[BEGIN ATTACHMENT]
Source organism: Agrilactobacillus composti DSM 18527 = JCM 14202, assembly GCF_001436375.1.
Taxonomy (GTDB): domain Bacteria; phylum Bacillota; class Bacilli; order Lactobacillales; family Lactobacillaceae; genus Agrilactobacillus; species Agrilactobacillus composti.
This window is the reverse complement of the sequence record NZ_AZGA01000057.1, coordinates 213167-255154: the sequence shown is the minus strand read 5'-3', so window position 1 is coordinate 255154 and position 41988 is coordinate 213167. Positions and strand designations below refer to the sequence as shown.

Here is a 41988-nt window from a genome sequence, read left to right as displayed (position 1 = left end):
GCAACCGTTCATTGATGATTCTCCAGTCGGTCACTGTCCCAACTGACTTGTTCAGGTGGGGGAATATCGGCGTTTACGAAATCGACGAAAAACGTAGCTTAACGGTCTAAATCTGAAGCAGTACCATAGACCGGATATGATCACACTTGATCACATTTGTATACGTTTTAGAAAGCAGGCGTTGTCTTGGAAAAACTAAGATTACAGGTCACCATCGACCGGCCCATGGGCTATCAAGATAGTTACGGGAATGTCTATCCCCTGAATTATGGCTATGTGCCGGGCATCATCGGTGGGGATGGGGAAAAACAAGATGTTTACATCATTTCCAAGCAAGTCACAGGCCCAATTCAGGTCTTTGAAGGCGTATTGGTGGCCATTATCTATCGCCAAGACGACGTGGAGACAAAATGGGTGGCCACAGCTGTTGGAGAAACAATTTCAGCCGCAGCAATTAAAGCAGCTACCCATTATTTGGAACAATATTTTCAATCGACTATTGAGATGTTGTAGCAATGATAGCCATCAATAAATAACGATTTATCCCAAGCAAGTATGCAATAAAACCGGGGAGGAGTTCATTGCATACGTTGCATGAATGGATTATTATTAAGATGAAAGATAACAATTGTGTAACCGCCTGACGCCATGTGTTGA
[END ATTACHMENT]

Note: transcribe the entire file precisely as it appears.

Source organism: Agrilactobacillus composti DSM 18527 = JCM 14202, assembly GCF_001436375.1.
Taxonomy (GTDB): domain Bacteria; phylum Bacillota; class Bacilli; order Lactobacillales; family Lactobacillaceae; genus Agrilactobacillus; species Agrilactobacillus composti.
This window is the reverse complement of the sequence record NZ_AZGA01000057.1, coordinates 213167-255154: the sequence shown is the minus strand read 5'-3', so window position 1 is coordinate 255154 and position 41988 is coordinate 213167. Positions and strand designations below refer to the sequence as shown.

Here is a 41988-nt window from a genome sequence, read left to right as displayed (position 1 = left end):
GCAACCGTTCATTGATGATTCTCCAGTCGGTCACTGTCCCAACTGACTTGTTCAGGTGGGGGAATATCGGCGTTTACGAAATCGACGAAAAACGTAGCTTAACGGTCTAAATCTGAAGCAGTACCATAGACCGGATATGATCACACTTGATCACATTTGTATACGTTTTAGAAAGCAGGCGTTGTCTTGGAAAAACTAAGATTACAGGTCACCATCGACCGGCCCATGGGCTATCAAGATAGTTACGGGAATGTCTATCCCCTGAATTATGGCTATGTGCCGGGCATCATCGGTGGGGATGGGGAAAAACAAGATGTTTACATCATTTCCAAGCAAGTCACAGGCCCAATTCAGGTCTTTGAAGGCGTATTGGTGGCCATTATCTATCGCCAAGACGACGTGGAGACAAAATGGGTGGCCACAGCTGTTGGAGAAACAATTTCAGCCGCAGCAATTAAAGCAGCTACCCATTATTTGGAACAATATTTTCAATCGACTATTGAGATGTTGTAGCAATGATAGCCATCAATAAATAACGATTTATCCCAAGCAAGTATGCAATAAAACCGGGGAGGAGTTCATTGCATACGTTGCATGAATGGATTATTATTAAGATGAAAGATAACAATTGTGTAACCGCCTGACGCCATGTGTTGA